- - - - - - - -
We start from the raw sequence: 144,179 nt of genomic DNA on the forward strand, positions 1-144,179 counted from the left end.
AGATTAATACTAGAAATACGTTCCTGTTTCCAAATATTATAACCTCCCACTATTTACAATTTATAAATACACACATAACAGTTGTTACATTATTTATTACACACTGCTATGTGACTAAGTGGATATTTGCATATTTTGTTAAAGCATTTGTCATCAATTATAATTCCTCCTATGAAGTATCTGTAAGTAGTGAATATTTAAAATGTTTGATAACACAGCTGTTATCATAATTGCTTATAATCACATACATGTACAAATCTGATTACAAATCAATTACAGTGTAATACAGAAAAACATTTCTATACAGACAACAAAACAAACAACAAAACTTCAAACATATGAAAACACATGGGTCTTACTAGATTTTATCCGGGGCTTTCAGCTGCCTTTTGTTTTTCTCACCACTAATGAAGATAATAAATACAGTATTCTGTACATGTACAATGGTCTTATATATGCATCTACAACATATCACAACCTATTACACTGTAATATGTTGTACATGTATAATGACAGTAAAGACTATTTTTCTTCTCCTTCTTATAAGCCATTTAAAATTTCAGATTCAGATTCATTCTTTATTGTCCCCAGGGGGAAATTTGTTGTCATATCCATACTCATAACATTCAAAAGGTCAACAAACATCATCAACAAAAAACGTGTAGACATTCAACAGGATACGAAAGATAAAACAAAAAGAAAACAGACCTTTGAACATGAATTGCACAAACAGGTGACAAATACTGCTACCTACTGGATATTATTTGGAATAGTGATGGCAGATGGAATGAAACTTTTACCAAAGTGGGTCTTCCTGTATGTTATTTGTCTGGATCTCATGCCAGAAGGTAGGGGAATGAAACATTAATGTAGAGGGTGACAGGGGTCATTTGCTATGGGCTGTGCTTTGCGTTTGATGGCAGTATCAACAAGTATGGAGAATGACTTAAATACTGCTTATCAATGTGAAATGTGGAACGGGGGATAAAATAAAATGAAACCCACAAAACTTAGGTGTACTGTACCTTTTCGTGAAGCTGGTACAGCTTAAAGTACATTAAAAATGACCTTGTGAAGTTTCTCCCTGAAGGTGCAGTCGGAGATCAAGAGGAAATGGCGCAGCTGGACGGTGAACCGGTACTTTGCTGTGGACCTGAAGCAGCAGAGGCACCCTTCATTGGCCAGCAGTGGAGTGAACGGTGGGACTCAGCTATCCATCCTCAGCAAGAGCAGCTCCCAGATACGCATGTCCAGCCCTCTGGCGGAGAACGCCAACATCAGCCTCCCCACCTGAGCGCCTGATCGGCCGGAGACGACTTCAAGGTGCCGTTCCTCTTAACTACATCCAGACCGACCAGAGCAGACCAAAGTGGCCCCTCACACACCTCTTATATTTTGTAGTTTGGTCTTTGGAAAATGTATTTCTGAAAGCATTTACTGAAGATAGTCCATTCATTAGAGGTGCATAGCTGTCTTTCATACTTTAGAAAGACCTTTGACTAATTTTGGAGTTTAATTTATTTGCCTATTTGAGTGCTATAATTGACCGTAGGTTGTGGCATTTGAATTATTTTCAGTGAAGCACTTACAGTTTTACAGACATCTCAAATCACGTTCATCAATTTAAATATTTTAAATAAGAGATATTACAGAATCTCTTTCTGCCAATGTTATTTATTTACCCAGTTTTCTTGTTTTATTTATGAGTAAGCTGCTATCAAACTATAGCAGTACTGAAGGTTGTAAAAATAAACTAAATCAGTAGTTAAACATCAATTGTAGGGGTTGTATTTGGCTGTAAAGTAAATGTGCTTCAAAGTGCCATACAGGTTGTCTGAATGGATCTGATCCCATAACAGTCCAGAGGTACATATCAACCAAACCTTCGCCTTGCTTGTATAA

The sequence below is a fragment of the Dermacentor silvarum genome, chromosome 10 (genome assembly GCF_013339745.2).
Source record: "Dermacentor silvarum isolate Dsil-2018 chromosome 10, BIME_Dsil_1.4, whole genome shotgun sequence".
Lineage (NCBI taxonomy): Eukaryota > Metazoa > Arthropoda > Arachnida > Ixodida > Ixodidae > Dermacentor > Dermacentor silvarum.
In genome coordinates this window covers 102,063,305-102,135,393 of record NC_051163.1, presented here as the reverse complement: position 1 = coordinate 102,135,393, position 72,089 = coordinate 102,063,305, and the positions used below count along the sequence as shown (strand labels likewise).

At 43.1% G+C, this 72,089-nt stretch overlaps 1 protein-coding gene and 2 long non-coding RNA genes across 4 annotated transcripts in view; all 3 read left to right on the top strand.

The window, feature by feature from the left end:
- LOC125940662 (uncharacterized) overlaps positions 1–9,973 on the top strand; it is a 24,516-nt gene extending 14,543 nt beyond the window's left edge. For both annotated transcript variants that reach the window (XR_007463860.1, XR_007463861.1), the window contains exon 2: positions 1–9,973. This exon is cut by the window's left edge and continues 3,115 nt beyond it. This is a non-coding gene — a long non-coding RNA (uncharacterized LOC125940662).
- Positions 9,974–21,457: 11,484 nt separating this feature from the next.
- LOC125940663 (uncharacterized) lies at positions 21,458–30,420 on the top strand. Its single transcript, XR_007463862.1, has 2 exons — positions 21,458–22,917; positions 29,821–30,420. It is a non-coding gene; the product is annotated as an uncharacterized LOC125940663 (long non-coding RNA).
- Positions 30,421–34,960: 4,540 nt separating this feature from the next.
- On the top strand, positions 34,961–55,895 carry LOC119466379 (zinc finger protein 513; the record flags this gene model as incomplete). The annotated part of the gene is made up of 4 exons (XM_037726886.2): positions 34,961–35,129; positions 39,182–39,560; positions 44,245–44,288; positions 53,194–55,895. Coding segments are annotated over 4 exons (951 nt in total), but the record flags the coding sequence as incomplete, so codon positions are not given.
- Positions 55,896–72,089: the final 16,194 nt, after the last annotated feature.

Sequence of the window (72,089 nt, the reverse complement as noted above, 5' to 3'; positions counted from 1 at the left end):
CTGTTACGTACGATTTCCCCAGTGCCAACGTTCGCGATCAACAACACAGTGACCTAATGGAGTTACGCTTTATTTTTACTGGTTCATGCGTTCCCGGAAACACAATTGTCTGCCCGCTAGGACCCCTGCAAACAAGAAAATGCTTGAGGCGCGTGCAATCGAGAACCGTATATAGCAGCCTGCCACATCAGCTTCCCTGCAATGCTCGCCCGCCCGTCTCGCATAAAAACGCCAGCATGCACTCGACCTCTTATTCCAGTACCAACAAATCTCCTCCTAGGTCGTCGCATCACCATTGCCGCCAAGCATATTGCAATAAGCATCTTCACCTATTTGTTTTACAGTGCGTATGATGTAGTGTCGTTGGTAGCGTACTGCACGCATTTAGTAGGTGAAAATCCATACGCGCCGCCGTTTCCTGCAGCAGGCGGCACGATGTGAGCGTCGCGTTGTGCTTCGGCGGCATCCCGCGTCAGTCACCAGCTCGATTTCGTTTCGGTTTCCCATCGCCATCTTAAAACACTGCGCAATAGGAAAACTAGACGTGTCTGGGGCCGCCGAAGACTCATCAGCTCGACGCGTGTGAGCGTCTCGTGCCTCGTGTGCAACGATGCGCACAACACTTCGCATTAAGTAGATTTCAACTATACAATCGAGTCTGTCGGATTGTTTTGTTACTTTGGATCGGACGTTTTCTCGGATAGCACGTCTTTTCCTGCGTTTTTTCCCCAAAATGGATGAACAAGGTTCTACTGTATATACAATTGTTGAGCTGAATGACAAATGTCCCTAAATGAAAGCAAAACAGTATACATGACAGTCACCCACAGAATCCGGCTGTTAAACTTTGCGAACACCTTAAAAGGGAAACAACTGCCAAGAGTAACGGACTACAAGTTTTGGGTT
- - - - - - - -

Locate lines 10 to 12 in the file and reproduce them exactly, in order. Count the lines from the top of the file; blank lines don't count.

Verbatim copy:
- Positions 9,974–21,457: 11,484 nt separating this feature from the next.
- LOC125940663 (uncharacterized) lies at positions 21,458–30,420 on the top strand. Its single transcript, XR_007463862.1, has 2 exons — positions 21,458–22,917; positions 29,821–30,420. It is a non-coding gene; the product is annotated as an uncharacterized LOC125940663 (long non-coding RNA).
- Positions 30,421–34,960: 4,540 nt separating this feature from the next.